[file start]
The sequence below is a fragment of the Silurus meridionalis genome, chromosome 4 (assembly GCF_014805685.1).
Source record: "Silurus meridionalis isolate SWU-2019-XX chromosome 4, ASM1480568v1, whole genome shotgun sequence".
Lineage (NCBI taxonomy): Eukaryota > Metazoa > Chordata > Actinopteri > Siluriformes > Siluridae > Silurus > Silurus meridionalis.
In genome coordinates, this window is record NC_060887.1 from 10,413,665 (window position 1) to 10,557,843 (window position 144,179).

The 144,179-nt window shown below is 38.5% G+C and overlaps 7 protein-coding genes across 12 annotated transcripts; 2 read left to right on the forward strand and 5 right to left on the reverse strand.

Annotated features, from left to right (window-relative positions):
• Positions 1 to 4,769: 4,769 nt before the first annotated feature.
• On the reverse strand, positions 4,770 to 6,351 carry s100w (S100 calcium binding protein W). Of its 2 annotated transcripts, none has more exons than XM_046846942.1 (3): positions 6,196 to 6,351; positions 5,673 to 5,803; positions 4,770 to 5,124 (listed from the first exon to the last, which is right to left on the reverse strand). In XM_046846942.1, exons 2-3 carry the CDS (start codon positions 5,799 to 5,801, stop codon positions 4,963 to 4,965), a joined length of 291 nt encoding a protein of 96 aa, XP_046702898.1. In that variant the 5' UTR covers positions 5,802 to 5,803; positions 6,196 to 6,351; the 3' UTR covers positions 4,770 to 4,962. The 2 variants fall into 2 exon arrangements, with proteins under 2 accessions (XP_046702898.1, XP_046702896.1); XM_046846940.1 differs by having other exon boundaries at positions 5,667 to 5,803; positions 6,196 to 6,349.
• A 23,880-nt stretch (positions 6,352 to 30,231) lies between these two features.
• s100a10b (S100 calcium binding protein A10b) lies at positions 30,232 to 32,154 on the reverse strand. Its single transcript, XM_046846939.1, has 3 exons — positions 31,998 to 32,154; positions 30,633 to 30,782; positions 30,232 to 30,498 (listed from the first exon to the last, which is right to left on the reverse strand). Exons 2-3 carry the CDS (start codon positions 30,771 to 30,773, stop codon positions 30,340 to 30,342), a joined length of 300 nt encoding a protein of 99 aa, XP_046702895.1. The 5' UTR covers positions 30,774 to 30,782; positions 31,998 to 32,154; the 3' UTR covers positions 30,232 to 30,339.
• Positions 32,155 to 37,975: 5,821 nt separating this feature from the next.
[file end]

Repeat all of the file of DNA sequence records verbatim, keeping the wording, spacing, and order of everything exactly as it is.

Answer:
The sequence below is a fragment of the Silurus meridionalis genome, chromosome 4 (assembly GCF_014805685.1).
Source record: "Silurus meridionalis isolate SWU-2019-XX chromosome 4, ASM1480568v1, whole genome shotgun sequence".
Lineage (NCBI taxonomy): Eukaryota > Metazoa > Chordata > Actinopteri > Siluriformes > Siluridae > Silurus > Silurus meridionalis.
In genome coordinates, this window is record NC_060887.1 from 10,413,665 (window position 1) to 10,557,843 (window position 144,179).

The 144,179-nt window shown below is 38.5% G+C and overlaps 7 protein-coding genes across 12 annotated transcripts; 2 read left to right on the forward strand and 5 right to left on the reverse strand.

Annotated features, from left to right (window-relative positions):
• Positions 1 to 4,769: 4,769 nt before the first annotated feature.
• On the reverse strand, positions 4,770 to 6,351 carry s100w (S100 calcium binding protein W). Of its 2 annotated transcripts, none has more exons than XM_046846942.1 (3): positions 6,196 to 6,351; positions 5,673 to 5,803; positions 4,770 to 5,124 (listed from the first exon to the last, which is right to left on the reverse strand). In XM_046846942.1, exons 2-3 carry the CDS (start codon positions 5,799 to 5,801, stop codon positions 4,963 to 4,965), a joined length of 291 nt encoding a protein of 96 aa, XP_046702898.1. In that variant the 5' UTR covers positions 5,802 to 5,803; positions 6,196 to 6,351; the 3' UTR covers positions 4,770 to 4,962. The 2 variants fall into 2 exon arrangements, with proteins under 2 accessions (XP_046702898.1, XP_046702896.1); XM_046846940.1 differs by having other exon boundaries at positions 5,667 to 5,803; positions 6,196 to 6,349.
• A 23,880-nt stretch (positions 6,352 to 30,231) lies between these two features.
• s100a10b (S100 calcium binding protein A10b) lies at positions 30,232 to 32,154 on the reverse strand. Its single transcript, XM_046846939.1, has 3 exons — positions 31,998 to 32,154; positions 30,633 to 30,782; positions 30,232 to 30,498 (listed from the first exon to the last, which is right to left on the reverse strand). Exons 2-3 carry the CDS (start codon positions 30,771 to 30,773, stop codon positions 30,340 to 30,342), a joined length of 300 nt encoding a protein of 99 aa, XP_046702895.1. The 5' UTR covers positions 30,774 to 30,782; positions 31,998 to 32,154; the 3' UTR covers positions 30,232 to 30,339.
• Positions 32,155 to 37,975: 5,821 nt separating this feature from the next.